It was believed that novels promoted immoral behaviour. They portrayed immoral behavior in an attractive light, and caused readers to fall prey to their repugnant grip. Furthermore, novels tended to portray unrealistic versions of life, which could at the very least leave readers feeling discontented with their current lot in life. In 1864 a Dundee newspaper published a comment from the Archbishop of York which demonstrates the widespread disgust with this ‘vice’:

    “[Novel reading] cascades people into useless outcomes, obsesses them with unnecessary passions, while providing a distorted view of life”

    Additionally, novel reading was also believed to be frivolous and time-wasting. It was believed that women especially tended to fall prey to its clutches, and this resulted in the neglect of their domestic responsibilities. Numerous stories of domestic despair can be found which allude to a root cause of ‘novel reading.’ (some of which can be found here). Indeed, at a meeting in the Phoenix Lodge in the early 20th century a group of members decided that one of the greatest contributing causes to disruption and dissolution of families was ‘novel reading among women.’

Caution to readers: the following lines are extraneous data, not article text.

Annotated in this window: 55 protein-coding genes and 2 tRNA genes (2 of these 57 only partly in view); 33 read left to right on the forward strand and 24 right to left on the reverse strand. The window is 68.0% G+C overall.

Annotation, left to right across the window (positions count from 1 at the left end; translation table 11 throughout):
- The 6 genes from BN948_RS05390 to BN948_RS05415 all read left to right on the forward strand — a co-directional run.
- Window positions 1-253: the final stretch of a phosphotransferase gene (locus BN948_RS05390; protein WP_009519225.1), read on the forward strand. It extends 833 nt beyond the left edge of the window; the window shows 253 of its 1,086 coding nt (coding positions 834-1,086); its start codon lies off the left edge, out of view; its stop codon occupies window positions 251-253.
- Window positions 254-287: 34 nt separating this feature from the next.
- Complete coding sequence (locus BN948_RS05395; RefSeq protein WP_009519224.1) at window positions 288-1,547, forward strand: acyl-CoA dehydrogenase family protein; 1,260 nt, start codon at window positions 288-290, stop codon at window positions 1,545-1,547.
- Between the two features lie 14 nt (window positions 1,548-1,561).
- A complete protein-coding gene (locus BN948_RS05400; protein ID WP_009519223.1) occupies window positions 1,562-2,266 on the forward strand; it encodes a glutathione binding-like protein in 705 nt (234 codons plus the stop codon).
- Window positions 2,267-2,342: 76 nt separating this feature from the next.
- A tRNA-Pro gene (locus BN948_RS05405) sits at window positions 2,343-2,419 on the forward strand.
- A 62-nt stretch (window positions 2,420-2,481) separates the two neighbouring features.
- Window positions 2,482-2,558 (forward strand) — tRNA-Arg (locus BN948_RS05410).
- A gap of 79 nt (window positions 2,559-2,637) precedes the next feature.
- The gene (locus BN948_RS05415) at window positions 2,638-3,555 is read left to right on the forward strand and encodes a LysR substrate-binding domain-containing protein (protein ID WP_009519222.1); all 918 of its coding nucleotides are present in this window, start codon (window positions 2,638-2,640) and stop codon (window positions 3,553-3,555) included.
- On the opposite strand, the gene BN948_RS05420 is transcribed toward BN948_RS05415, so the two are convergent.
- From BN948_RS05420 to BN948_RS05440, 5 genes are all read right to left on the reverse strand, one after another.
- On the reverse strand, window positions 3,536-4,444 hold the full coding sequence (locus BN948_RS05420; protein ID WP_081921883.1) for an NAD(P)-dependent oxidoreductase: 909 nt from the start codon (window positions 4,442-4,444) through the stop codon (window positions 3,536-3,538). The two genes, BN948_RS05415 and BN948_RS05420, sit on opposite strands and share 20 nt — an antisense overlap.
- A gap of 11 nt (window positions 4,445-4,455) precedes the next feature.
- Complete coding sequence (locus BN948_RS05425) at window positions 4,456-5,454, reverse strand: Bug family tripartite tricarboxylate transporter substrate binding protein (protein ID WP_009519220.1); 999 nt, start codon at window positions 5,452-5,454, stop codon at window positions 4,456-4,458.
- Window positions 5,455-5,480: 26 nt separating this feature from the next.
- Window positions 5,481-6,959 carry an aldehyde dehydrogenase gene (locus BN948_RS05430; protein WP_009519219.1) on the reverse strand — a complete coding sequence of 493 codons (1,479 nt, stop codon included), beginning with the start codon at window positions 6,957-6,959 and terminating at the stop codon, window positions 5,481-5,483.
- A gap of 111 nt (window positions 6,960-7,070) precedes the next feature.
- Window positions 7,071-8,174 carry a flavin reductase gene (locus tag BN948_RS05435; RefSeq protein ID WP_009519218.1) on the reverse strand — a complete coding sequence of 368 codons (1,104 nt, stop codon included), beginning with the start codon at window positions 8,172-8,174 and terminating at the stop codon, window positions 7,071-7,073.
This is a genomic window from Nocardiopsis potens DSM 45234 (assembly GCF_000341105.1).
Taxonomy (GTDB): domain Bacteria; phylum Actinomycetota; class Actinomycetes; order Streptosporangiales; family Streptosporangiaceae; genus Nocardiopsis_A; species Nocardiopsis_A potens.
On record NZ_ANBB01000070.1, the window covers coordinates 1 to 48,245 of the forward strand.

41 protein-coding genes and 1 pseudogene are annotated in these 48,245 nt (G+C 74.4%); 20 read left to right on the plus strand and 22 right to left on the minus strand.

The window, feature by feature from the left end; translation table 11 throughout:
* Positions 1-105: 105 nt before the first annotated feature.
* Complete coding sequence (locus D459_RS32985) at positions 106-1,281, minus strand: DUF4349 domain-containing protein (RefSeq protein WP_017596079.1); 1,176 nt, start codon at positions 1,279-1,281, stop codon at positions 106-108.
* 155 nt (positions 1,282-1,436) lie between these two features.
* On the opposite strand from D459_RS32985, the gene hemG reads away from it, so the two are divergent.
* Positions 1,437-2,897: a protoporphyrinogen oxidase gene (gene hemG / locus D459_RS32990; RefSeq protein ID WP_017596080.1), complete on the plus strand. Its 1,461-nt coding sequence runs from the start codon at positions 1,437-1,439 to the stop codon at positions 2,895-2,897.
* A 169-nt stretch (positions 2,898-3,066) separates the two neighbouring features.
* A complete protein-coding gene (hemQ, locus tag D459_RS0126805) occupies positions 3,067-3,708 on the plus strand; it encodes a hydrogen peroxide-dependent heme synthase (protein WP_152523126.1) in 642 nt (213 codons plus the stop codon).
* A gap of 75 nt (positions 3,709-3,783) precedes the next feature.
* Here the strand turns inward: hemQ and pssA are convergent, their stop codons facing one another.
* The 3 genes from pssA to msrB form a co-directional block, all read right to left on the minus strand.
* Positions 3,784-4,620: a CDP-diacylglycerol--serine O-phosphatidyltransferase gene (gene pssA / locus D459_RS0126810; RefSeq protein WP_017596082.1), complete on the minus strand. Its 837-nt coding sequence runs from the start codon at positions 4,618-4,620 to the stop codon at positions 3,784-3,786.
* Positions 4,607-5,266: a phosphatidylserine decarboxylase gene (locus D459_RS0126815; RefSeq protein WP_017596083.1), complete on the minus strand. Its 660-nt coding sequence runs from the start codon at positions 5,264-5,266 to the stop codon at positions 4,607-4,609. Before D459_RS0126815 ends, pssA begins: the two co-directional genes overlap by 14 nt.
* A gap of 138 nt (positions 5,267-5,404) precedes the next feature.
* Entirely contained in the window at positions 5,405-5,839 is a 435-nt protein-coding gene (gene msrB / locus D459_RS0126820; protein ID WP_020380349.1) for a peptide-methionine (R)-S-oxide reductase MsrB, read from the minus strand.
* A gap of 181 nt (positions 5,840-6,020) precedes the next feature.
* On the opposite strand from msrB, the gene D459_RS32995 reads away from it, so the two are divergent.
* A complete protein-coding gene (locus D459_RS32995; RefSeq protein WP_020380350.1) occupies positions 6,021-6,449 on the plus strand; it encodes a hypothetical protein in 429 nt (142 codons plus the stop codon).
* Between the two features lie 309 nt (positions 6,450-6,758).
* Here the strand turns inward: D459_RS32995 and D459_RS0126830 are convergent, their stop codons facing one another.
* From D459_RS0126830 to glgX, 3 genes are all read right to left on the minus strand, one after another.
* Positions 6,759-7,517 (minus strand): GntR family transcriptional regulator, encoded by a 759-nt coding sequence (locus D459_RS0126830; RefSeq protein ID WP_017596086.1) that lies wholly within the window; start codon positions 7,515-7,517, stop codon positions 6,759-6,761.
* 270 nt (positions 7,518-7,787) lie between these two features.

Novels, as demonstrated, were considered ‘dangerous’ by a significant amount of 18th and 19th century contemporaries, and these suspicions continued until well into the 20th century. While now novel reading is considered part and parcel of overall well-being, it was not so in its initial phase. What about today though, is novel reading still considered a ‘danger’ in some sects of society?

    Novel reading in our age

    One blog, in a tongue and cheek manner, lists a number of dangers which reading for pleasure can elicit. Here are four of the given reasons:

    1.      Books are filled with razor-sharp paper that can easily cut you.

    2.      Reading can fill your mind with dangerous ideas. At least, some governments and organisations think so.

    3.      Becoming engrossed in a book may distract you from feeding yourself, leading you to starve to death.

    4.      Reading books helps keep librarians employed, a secretive group that may or may not be trying to dominate the world…

    Although humorous, these claims do bear some remnants of truth. The third point recalls the fears in the 18th and 19th century that novels cause idleness. The most salient point, however, for ourselves may be the second point – which recalls to our minds instances where particular books have been censored or ‘banned’ from particular institutions or countries due to political and/or religious objections. Indeed ‘banned books’ have been a frequent cause for consternation in bookstores and libraries for decades; a number of publications which received this label can be found here.